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back to article EMC on XtremIO SSD brickup ballsup: Its LIFETIME downtime is under 3 minutes

No DOAs here: EMC’s XTremIO arrays are expected to have less than three minutes downtime in their rated life, with X-Brick component SSDs failing once every five years or so. We have reported that the DOA rate was too high and the co-founder and general manager of EMC's acquired XtremIO business, Ehud Rokach, has written blog …

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Anonymous Coward

That covers "non-endurance related failure"

Re: you’ll need to replace a failed SSD (Due to a non-endurance related failure. …) once every..

So what's the endurance related failure rate? Early SSDs without good load leveling algorithms had fairly short lives under active write use (the worst, very short lives). Presumably these enterprise level drives have great load leveling algorithms and lots of spare chips - how long do they last under a lot of write activity?

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Bronze badge

Re: That covers "non-endurance related failure"

That's the piece that is missing, isn't it? You may only have one non-endurance related failure ever 105 years, but you may have a very sudden 25 endurance-related failures every 5 years depending on the workload.

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Re: That covers "non-endurance related failure"

In most cases, maintenance contracts for enterprise storage normally include HDD replacements. Unless there's something specific in EMC's contracts for SSDs with respect to total writes, I would expect it to be the same in which case SSD endurance ought to be covered (especially as replacements can be preemptive),

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MTBF

Years ago, I looked after a few Sun E4500 that had external disk shelves. We had an almost weekly appointment with Sun engineers to replace failed disks for about 6 months until we finally got someone who knew about this issue and carefully inserted cardboard into the area enclosure. As we watched he looked up and said "the enclosure rattles the disks to death - this fixes it".

So much for MTBF stats....

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Re: MTBF

"the enclosure rattles the disks to death - this fixes it".

As someone who has to maintain several hundred Tb of disk storage it's blindingly obvious that levels of expertise in preventing disks being rattled to bits vary wildly between makers (at consumer level, forget it! Bling is more important than all else)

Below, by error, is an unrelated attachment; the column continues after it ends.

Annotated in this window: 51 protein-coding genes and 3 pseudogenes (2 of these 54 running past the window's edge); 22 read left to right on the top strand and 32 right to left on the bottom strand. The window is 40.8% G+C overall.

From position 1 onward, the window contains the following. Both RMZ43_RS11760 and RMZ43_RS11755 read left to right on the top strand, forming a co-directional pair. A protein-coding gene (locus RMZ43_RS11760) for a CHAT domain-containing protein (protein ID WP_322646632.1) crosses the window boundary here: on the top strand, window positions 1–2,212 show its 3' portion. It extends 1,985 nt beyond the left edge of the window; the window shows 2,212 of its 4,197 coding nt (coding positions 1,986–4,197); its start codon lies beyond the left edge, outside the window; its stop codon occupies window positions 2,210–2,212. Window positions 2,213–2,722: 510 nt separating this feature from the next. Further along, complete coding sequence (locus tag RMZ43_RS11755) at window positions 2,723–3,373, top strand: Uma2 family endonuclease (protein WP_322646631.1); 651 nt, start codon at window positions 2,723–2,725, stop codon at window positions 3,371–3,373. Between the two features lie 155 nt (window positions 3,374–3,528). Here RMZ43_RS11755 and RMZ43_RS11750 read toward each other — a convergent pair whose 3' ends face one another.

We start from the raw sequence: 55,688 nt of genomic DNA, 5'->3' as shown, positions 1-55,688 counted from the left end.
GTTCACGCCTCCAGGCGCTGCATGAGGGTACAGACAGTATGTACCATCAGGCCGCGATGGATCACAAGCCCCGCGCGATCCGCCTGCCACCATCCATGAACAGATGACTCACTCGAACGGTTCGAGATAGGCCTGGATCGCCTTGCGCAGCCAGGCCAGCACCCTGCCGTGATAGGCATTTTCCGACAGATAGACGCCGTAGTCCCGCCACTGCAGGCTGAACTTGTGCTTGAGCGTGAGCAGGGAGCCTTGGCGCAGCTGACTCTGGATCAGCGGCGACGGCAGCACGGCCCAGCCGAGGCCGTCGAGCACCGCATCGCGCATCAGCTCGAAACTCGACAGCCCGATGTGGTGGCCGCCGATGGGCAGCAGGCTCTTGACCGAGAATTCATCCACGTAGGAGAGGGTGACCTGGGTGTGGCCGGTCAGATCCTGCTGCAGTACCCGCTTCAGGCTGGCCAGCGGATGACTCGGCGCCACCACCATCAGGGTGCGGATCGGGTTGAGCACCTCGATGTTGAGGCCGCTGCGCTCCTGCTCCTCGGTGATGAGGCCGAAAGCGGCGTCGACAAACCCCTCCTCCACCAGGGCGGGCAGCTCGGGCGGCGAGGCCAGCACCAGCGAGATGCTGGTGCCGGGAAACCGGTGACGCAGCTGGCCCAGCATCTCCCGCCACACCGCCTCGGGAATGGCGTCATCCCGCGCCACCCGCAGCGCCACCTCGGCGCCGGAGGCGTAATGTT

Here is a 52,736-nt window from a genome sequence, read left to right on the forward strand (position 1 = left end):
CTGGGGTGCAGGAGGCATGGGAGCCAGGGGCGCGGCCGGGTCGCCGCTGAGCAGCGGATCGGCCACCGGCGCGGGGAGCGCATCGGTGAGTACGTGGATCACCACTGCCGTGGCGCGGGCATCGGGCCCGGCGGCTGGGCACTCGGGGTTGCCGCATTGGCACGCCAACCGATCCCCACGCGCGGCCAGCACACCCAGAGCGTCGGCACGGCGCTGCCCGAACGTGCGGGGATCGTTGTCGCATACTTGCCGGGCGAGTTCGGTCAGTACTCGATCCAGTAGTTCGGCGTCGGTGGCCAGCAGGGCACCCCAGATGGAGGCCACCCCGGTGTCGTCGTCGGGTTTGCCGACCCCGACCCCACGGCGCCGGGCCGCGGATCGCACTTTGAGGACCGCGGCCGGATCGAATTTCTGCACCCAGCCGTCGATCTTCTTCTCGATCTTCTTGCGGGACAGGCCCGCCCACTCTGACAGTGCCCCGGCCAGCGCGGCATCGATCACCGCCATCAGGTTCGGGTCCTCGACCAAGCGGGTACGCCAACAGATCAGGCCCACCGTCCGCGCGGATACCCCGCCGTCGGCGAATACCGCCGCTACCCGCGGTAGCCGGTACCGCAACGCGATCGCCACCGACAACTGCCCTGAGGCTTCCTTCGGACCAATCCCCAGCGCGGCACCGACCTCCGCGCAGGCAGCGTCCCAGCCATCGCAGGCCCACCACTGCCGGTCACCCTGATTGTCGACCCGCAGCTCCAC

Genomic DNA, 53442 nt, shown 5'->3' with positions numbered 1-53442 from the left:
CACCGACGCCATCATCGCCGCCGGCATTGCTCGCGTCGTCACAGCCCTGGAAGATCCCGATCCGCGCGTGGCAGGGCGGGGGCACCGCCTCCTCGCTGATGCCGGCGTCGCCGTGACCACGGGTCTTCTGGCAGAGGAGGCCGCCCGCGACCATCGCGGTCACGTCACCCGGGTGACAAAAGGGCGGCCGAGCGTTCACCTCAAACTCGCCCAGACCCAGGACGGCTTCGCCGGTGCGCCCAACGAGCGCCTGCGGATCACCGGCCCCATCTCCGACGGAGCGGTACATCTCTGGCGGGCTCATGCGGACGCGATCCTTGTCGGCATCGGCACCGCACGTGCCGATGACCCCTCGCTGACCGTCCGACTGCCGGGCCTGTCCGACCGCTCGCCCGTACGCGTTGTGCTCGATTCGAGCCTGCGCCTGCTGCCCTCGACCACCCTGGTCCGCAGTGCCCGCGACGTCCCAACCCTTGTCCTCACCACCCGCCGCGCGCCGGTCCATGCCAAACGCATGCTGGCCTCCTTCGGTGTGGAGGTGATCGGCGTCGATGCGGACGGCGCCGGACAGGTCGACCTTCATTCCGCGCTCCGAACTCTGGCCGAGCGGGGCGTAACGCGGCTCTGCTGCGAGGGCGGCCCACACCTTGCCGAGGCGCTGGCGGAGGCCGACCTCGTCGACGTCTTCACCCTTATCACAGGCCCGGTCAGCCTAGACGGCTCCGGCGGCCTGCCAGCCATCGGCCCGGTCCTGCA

Paradoxically one of the very worst large enclosures I've run across is made by Xyratex - who are the kind of people you'd expect to know better (then again perhaps it explains why HDD reliability is pants these days). It kind of explains why they got out of the disk array market.

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Re: MTBF

when did xyratex get out of the disk array business? they still make enclosures for sure, HP uses em(on 3PAR 7000 at least), last I saw IBM used them on V7000, NetApp stopped using them I believe after they absorbed that division from LSI. I imagine a bunch of other folks use Xyratex still too, not sure about HDS/EMC I don't make a point to track Xyratex :)

looks like Xyratex still makes their own arrays for HPC as well.

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FAIL

A sample size of 200 with 1 failure?

Lets see, we have:

"...we have shipped hundreds of XtremIO X-Bricks to customers..."

"...less than 32 Seconds of unavailability in a year,..."

"...field-measured to be 922,240 hours, or 105 years."

which suggests they have sold just over 200 units in 6 months, one of which developed a fault.

Not the most statistically reliable of claims.

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XtremIO

I sincerely hope that this name rhymes with Billly-O!

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"Expected" downtime.......... not "Proven"

Unless EMC can show us a box that's had zero downtime in the field then this is a pointless statement.

I'm expecting Kelly Brook to sleep with me - sadly it doesn't mean it's reality !

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Anonymous Coward

come on guys - give them a break

It's the first GA... it will take some time.

I haven't seen any product before who can be mature enough in its first years.

The architecture is great.

Give them some time.

In 2-3 years, it's going to be a good product. No doubt in that.

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